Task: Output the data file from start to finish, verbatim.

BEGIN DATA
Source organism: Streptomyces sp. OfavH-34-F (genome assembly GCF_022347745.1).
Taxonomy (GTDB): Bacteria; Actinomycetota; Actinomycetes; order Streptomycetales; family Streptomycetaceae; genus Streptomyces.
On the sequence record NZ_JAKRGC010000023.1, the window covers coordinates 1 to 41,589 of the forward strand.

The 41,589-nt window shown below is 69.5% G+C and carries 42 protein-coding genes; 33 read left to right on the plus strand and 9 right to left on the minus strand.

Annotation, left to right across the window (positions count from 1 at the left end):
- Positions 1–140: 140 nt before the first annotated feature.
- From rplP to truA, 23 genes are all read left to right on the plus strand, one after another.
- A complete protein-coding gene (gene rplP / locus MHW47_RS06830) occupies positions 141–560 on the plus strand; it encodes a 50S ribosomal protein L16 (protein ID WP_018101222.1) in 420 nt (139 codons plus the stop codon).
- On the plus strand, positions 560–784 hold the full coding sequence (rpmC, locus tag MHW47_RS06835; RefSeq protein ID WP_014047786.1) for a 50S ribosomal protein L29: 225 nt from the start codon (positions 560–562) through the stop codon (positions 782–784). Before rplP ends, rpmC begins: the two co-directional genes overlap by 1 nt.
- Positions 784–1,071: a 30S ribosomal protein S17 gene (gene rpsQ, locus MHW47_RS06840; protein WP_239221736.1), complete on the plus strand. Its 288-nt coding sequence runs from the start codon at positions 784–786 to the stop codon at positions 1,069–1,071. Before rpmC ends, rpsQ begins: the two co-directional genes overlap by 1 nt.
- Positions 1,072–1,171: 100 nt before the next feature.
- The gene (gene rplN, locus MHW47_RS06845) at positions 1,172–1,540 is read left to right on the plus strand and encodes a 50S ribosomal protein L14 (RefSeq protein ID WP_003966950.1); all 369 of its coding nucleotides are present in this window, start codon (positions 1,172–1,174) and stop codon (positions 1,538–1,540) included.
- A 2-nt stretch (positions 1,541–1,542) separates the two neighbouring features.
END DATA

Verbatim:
Source organism: Streptomyces sp. OfavH-34-F (genome assembly GCF_022347745.1).
Taxonomy (GTDB): Bacteria; Actinomycetota; Actinomycetes; order Streptomycetales; family Streptomycetaceae; genus Streptomyces.
On the sequence record NZ_JAKRGC010000023.1, the window covers coordinates 1 to 41,589 of the forward strand.

The 41,589-nt window shown below is 69.5% G+C and carries 42 protein-coding genes; 33 read left to right on the plus strand and 9 right to left on the minus strand.

Annotation, left to right across the window (positions count from 1 at the left end):
- Positions 1–140: 140 nt before the first annotated feature.
- From rplP to truA, 23 genes are all read left to right on the plus strand, one after another.
- A complete protein-coding gene (gene rplP / locus MHW47_RS06830) occupies positions 141–560 on the plus strand; it encodes a 50S ribosomal protein L16 (protein ID WP_018101222.1) in 420 nt (139 codons plus the stop codon).
- On the plus strand, positions 560–784 hold the full coding sequence (rpmC, locus tag MHW47_RS06835; RefSeq protein ID WP_014047786.1) for a 50S ribosomal protein L29: 225 nt from the start codon (positions 560–562) through the stop codon (positions 782–784). Before rplP ends, rpmC begins: the two co-directional genes overlap by 1 nt.
- Positions 784–1,071: a 30S ribosomal protein S17 gene (gene rpsQ, locus MHW47_RS06840; protein WP_239221736.1), complete on the plus strand. Its 288-nt coding sequence runs from the start codon at positions 784–786 to the stop codon at positions 1,069–1,071. Before rpmC ends, rpsQ begins: the two co-directional genes overlap by 1 nt.
- Positions 1,072–1,171: 100 nt before the next feature.
- The gene (gene rplN, locus MHW47_RS06845) at positions 1,172–1,540 is read left to right on the plus strand and encodes a 50S ribosomal protein L14 (RefSeq protein ID WP_003966950.1); all 369 of its coding nucleotides are present in this window, start codon (positions 1,172–1,174) and stop codon (positions 1,538–1,540) included.
- A 2-nt stretch (positions 1,541–1,542) separates the two neighbouring features.